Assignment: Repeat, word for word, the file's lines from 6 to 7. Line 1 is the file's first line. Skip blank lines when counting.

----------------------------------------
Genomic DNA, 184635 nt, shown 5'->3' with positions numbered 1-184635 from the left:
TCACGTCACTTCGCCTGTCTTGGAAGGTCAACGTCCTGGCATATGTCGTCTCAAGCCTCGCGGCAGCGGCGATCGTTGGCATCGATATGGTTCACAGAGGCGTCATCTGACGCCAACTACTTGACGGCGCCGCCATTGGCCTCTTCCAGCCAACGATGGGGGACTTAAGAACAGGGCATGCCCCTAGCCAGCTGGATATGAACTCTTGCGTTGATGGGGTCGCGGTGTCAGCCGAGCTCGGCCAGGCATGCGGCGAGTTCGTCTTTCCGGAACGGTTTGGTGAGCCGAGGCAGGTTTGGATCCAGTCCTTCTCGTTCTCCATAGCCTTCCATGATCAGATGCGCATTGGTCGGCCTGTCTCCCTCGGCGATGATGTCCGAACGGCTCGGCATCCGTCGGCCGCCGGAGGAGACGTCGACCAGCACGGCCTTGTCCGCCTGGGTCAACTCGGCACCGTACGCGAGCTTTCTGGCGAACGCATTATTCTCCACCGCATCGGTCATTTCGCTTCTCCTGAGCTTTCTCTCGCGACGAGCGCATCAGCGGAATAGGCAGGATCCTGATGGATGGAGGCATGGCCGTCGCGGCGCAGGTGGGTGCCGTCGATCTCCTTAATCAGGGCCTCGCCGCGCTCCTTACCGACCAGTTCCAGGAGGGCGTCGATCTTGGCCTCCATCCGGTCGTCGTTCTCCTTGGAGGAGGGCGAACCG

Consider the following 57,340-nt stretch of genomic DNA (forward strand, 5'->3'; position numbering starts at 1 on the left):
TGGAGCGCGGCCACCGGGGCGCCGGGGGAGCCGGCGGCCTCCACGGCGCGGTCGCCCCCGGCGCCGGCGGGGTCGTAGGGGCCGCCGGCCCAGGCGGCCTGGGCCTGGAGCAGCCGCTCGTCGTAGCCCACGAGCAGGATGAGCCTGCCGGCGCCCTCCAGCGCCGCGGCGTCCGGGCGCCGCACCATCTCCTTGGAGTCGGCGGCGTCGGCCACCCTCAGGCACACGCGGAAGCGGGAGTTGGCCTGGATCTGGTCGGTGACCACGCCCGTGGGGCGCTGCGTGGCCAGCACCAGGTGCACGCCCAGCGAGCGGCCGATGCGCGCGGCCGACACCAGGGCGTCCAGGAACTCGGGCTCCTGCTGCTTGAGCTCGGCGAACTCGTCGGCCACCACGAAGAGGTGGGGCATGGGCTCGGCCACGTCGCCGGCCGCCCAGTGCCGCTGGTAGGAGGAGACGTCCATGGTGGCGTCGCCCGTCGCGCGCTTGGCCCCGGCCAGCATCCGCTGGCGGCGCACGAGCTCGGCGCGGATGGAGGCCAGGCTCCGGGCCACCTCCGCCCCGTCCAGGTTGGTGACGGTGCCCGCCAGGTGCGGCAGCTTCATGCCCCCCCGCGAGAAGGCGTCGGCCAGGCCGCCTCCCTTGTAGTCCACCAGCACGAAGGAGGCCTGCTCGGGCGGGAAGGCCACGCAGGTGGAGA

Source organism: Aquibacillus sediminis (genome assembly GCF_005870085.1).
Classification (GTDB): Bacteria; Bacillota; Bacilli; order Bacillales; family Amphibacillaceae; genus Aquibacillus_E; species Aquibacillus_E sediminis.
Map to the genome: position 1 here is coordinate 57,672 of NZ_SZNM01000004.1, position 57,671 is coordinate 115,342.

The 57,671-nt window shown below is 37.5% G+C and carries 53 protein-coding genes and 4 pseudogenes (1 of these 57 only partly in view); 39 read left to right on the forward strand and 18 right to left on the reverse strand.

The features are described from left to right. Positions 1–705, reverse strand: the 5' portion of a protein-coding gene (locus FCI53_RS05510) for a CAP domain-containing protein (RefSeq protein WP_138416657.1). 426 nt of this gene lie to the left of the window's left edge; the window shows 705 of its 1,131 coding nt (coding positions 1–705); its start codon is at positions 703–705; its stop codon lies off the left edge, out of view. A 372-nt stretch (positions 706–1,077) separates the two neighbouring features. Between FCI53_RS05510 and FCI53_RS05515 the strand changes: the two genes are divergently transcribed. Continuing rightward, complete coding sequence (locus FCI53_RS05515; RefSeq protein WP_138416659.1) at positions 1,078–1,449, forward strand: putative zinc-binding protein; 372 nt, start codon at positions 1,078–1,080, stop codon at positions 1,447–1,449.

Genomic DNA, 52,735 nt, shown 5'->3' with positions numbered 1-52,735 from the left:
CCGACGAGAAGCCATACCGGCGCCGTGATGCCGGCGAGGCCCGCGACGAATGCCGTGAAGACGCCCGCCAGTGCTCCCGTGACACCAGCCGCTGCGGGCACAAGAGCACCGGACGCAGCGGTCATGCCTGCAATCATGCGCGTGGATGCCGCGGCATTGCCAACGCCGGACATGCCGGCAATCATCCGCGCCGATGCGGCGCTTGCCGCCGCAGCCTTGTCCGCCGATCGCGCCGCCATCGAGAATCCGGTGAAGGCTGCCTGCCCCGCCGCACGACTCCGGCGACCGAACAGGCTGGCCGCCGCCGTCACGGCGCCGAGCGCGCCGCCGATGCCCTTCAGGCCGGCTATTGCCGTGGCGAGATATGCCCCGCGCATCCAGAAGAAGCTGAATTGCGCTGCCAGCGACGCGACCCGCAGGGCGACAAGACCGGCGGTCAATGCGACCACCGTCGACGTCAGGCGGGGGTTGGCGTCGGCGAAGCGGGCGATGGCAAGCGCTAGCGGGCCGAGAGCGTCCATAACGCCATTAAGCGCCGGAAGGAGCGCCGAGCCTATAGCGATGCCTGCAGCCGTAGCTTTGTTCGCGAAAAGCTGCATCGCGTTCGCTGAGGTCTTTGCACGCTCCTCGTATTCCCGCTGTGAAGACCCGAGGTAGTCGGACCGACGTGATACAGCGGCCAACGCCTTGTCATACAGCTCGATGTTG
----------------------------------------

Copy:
Classification (GTDB): Bacteria; Bacillota; Bacilli; order Bacillales; family Amphibacillaceae; genus Aquibacillus_E; species Aquibacillus_E sediminis.
Map to the genome: position 1 here is coordinate 57,672 of NZ_SZNM01000004.1, position 57,671 is coordinate 115,342.